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Discussion in '日本語 (Japanese)' started by Damon89, Jan 27, 2013.

  1. Damon89

    Damon89 Senior Member

    I'm a little confused by this expression I found in "Harry Potter and the Philosopher's Stone". The full sentence, along with the original English, is as follows.

    Typical. Just what I always wanted. To make a fool of myself on a broomstick in front of Malfoy.

    The sentence is quite clear, except for the very first part: そらきた. I couldn't find this expression on my dictionaries nor online (except as part of the name of a regional delicacy, with a nice backstory). I did find the slightly different but very plausible "それきた" on the Kojien, with the following definition:


    Which should mean something along the lines of "An exclamation used when something happens according to estimations, or when you pass on/deliver something." Given my not-so-great knowledge of Japanese, my translation of the definition could be wrong. But if it is right, it does seem to fit.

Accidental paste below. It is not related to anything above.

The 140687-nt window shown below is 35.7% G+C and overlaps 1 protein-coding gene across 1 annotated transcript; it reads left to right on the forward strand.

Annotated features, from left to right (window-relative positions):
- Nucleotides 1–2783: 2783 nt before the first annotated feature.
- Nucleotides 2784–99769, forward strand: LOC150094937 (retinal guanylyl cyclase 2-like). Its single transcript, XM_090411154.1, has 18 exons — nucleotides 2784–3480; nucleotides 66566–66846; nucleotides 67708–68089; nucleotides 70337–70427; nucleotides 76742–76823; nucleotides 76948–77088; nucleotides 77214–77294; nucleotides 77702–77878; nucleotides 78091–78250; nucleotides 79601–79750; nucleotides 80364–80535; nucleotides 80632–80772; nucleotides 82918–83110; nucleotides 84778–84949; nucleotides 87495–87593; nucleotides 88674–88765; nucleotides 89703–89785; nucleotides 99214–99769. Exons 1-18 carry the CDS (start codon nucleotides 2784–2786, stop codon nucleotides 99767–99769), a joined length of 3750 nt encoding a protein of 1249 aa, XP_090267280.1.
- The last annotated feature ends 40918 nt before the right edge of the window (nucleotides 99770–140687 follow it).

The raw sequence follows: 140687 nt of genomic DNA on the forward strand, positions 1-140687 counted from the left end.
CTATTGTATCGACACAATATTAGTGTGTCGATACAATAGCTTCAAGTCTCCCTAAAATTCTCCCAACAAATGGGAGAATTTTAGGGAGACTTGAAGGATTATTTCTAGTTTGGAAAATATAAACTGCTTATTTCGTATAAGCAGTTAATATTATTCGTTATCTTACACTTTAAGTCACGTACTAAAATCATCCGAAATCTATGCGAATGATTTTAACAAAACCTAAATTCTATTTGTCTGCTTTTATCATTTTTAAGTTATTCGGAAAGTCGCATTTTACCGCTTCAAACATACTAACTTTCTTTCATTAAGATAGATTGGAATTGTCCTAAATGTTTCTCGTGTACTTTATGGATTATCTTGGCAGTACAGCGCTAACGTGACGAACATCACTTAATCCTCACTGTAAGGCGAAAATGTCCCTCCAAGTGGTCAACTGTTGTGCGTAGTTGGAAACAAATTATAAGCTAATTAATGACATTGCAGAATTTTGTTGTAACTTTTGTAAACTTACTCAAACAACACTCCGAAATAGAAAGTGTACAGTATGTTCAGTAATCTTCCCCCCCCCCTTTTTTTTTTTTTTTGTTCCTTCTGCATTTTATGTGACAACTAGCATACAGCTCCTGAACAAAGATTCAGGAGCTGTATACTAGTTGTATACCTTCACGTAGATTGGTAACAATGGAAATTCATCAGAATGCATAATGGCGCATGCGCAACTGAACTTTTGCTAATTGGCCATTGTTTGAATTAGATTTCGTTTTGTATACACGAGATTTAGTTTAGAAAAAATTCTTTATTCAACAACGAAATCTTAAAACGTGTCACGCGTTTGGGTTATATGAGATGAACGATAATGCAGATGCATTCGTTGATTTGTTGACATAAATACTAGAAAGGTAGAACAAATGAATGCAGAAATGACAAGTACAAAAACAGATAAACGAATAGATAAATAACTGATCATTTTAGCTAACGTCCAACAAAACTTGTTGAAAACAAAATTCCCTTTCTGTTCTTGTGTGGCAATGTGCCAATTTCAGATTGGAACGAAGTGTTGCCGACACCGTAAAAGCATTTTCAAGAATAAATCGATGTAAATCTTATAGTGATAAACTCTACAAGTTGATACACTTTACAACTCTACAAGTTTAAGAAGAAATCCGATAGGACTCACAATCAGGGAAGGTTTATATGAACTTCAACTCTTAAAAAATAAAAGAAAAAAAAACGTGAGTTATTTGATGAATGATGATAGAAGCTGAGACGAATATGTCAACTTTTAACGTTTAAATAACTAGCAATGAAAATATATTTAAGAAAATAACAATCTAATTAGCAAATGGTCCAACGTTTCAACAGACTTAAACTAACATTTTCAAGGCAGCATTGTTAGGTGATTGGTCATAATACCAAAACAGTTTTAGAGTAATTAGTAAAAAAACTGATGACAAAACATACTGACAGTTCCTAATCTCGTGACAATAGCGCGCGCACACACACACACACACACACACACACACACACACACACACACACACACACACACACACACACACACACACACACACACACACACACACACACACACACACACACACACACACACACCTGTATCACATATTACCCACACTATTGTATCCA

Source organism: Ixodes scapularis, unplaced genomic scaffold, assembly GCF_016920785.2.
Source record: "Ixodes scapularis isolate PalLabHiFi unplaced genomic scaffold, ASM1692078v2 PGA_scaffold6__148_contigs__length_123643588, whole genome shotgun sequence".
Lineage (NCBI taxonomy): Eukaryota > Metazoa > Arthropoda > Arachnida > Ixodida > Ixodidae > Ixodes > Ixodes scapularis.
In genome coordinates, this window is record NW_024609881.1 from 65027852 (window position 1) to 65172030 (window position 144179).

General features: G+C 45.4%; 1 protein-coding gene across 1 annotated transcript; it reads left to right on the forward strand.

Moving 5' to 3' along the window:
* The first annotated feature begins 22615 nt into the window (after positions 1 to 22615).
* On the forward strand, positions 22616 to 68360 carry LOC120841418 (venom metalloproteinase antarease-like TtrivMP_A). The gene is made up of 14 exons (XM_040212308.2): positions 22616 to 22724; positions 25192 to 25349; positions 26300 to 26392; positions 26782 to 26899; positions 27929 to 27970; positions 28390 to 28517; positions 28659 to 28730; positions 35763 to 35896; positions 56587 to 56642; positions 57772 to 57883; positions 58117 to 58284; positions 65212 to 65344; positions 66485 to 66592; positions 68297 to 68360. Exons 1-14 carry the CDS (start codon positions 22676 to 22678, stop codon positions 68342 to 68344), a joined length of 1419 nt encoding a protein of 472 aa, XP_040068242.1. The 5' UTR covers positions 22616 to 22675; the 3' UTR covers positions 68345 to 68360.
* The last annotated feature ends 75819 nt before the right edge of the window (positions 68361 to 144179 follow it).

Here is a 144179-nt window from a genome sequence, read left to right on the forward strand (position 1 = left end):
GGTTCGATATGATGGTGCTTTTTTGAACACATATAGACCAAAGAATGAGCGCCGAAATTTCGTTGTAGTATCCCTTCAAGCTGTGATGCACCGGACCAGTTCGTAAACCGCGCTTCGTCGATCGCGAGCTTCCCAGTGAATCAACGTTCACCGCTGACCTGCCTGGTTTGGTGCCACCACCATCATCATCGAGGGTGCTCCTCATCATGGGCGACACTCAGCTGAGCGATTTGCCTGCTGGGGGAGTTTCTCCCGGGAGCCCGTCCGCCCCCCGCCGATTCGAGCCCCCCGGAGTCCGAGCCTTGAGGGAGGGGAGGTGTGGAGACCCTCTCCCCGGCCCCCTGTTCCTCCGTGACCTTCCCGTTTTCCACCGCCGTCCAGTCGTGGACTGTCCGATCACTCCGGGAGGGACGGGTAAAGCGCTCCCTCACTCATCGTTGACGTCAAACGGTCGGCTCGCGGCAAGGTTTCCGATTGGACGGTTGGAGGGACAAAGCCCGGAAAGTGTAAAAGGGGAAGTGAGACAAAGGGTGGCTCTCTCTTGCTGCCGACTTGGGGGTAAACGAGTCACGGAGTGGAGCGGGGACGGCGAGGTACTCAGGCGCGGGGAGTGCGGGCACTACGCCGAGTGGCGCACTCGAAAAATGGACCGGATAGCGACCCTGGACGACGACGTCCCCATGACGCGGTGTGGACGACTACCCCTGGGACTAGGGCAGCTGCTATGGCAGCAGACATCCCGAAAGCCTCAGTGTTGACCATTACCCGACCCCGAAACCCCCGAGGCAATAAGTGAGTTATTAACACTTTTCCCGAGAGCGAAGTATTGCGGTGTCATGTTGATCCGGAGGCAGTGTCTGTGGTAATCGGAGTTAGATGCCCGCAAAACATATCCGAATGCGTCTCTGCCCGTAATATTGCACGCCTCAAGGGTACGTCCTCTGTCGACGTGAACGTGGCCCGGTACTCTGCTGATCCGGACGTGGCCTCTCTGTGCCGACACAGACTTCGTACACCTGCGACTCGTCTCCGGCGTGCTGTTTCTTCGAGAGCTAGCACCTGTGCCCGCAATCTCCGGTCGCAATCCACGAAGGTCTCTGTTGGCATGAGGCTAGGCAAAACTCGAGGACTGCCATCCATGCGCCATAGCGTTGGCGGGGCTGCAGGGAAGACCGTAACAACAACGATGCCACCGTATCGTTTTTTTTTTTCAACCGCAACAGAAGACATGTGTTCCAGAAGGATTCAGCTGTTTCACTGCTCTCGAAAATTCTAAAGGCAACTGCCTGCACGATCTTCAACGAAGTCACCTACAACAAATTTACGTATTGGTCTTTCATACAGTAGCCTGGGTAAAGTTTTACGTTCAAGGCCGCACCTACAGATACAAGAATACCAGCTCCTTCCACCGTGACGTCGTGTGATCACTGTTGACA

My question is: am I right in thinking that, そら being a colloquialism for それ(は), the two expressions are one and the same? If not, what exactly does そらきた mean?

    Thank you for your time and knowledge. =)
  2. frequency

    frequency Senior Member

    Tokyo, Japan
    Isn't this, in other word, 'Here just what I always wanted has come typically'? I'm not sure. I just mixed the original sentence and the Japanese sentence.

    By the way, そらきた, sounds more informal and conversational than それきた (それきた is enough conversational, too. They are almost the same), is 'Here it comes'.

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